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According to the docs, f64::mul_add can be used to reduce the number of opportunities for rounding errors:

pub fn mul_add(self, a: f64, b: f64) -> f64

Fused multiply-add. Computes (self * a) + b with only one rounding error. This produces a more accurate result with better performance than a separate multiplication operation followed by an add.

I am working on a linear transforms library where a * b + ... is very common. When I introduced mul_add for the dot products of my AffineVector struct I lost precision.

This is the dot product method:

impl AffineVector {
    pub fn dot(self, v: AffineVector) -> f64 {
        self.x * v.x + self.y * v.y + self.z * v.z + self.w * v.w
        //  self.x.mul_add(v.x, self.y.mul_add(v.y, self.z.mul_add(v.z, self.w * v.w)))
    }
}

complete source here

With the mul_add implementation and no other changes, the following test fails because of a floating point precision issue on the last assert:

#[test]
fn inverse_rotation() {
    // create a rotation matrix for 1 radian about the Z axis
    let rotate = AffineMatrix::new(Primitives::RotationZ(1.));

    // create a matrix that undoes the rotation of 'rotate'
    let revert = rotate.inverse();

    // apply the transformation to the vector <1,0,0>
    let rotated = rotate.apply_vec3(KVector3::i_hat());        

    // assert that the result is <cos(1),sin(1),0>
    let expected = KVector3::new(C, S, 0.0);        
    assert_eq!(rotated, expected);

    // use the 'revert' matrix to undo the rotation
    let returned = revert.apply_vec3(rotated);     

    // assert that the result is back to <1,0,0>   
    assert_eq!(returned, KVector3::i_hat());
}
panicked at 'assertion failed: `(left == right)`   
left: `KVector3 { x: 1.0, y: 0.000000000000000023419586346110148, z: 0.0 }`,  
right: `KVector3 { x: 1.0, y: 0.0, z: 0.0 }`',

How and why did using mul_add decrease the precision? How can I use it effectively?

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  • 6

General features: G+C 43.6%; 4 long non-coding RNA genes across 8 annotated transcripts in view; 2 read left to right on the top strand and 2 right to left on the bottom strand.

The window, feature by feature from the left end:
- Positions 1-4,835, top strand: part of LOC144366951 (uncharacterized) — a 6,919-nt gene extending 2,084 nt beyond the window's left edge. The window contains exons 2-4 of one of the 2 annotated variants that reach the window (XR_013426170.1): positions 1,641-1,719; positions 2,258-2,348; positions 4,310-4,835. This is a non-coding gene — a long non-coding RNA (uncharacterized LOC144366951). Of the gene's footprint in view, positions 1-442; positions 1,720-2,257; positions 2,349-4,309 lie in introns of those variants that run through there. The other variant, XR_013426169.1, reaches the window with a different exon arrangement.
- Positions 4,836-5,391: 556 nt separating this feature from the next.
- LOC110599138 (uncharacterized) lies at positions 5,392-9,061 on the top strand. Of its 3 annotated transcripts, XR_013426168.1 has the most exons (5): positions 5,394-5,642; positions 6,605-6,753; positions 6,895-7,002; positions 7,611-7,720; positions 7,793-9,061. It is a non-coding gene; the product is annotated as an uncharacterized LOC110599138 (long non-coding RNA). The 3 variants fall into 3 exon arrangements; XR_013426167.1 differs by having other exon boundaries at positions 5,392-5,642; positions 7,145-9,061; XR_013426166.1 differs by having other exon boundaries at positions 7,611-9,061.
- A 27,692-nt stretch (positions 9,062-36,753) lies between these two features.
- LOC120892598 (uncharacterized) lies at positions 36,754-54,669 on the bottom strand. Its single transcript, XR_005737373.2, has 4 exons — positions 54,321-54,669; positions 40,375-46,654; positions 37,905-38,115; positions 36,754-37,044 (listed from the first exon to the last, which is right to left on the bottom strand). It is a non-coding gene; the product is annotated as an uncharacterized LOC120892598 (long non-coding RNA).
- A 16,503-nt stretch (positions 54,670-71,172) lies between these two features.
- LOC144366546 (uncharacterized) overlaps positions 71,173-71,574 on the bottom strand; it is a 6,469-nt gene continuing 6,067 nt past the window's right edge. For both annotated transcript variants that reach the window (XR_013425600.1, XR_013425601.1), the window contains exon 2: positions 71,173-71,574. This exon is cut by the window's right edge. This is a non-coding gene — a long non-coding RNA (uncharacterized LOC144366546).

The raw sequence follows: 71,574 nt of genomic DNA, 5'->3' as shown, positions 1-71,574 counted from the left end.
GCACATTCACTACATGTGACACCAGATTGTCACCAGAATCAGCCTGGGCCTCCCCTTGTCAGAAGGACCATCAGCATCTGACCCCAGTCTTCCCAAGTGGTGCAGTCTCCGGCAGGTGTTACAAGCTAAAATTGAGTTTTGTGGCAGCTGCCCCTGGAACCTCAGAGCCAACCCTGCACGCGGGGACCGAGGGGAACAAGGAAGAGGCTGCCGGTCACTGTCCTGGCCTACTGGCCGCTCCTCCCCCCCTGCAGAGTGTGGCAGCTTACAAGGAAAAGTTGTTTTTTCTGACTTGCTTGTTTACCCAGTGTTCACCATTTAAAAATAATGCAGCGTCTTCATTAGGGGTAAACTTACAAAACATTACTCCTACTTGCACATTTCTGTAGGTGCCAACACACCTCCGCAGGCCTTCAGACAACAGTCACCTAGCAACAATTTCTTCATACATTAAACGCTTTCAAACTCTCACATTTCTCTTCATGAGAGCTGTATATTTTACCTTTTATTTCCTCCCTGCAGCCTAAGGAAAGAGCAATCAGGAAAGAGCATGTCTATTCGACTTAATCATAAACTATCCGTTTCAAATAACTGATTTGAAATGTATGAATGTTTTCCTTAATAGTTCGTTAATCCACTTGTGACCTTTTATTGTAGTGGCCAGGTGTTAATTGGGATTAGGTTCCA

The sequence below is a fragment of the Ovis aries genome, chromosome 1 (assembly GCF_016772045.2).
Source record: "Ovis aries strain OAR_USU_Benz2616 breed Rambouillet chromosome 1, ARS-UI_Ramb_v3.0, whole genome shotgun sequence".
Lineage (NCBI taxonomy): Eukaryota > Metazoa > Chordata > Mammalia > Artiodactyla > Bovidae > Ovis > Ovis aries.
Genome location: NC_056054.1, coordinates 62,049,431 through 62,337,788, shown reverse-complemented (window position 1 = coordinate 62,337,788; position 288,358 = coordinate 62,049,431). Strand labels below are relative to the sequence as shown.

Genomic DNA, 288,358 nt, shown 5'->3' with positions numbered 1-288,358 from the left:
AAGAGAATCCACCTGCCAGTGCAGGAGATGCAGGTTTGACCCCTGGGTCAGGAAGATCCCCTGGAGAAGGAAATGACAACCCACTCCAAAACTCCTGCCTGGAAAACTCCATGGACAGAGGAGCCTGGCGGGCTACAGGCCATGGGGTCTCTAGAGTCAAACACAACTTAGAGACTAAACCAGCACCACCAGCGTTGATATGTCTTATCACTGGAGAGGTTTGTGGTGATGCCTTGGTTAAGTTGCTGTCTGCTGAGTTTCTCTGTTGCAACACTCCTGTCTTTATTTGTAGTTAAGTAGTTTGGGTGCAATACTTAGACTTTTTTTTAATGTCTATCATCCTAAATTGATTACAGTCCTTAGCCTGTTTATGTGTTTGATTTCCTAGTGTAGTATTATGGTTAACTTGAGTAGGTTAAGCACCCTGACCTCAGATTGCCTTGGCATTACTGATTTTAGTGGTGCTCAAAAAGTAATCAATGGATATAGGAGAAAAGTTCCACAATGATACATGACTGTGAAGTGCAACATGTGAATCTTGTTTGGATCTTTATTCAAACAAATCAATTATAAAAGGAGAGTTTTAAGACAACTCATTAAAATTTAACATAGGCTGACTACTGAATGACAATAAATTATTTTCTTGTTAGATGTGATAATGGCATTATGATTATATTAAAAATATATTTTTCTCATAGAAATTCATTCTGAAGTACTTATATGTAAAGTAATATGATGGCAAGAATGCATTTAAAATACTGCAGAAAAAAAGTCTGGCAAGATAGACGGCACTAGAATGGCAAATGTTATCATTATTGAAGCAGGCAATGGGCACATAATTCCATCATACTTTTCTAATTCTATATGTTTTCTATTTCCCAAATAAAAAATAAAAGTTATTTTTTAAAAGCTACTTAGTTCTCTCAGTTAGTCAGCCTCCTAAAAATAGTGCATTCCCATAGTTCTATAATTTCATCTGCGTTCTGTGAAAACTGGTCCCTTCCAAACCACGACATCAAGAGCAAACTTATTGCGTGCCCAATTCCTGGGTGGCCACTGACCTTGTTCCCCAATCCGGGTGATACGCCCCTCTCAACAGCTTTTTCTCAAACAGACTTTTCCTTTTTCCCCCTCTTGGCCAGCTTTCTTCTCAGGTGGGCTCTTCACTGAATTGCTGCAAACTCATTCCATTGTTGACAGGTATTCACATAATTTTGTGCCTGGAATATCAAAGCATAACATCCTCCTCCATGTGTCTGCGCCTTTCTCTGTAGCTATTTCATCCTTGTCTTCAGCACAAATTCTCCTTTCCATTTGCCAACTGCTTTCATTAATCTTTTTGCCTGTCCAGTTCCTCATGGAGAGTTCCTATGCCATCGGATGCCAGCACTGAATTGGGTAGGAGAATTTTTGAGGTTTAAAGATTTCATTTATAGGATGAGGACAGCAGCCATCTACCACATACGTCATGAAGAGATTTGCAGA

Why do you believe that you "lost" precision? Seems more likely that previously you had two rounding errors that just happened to cancel each other out. Now there's only one error and you can see it.
    – Shepmaster
    May 18, 2018 at 22:14
  • that rounding errors across the number of operations involved in this perfectly canceled out seemed extremely unlikely May 18, 2018 at 22:16
  • 3
    Be that as it may, there are very few cases where floating-point calculations are exact, and this test does not appear to be one of them. If you wouldn't expect 0.1 + 0.2 to equal 0.3, you shouldn't expect this test to pass except by random happenstance. (And if you do expect 0.1 + 0.2 == 0.3, you should read that other question first.)
    – trent
    May 18, 2018 at 22:48
  • 5
    Assuming left-to-right evaluation of addition, the recoding changed the order of the sum, which is high risk to change the rounding. May 18, 2018 at 23:35
  • I'm going to suggest closing this as a dupe of Is floating point math broken? While you're doing more sophisticated transformations, the answers still apply. If you're actually doing something where floating point math should be exact (only binary fractions and no rounding), then that should be in the question.
    – trent
    May 23, 2018 at 13:37

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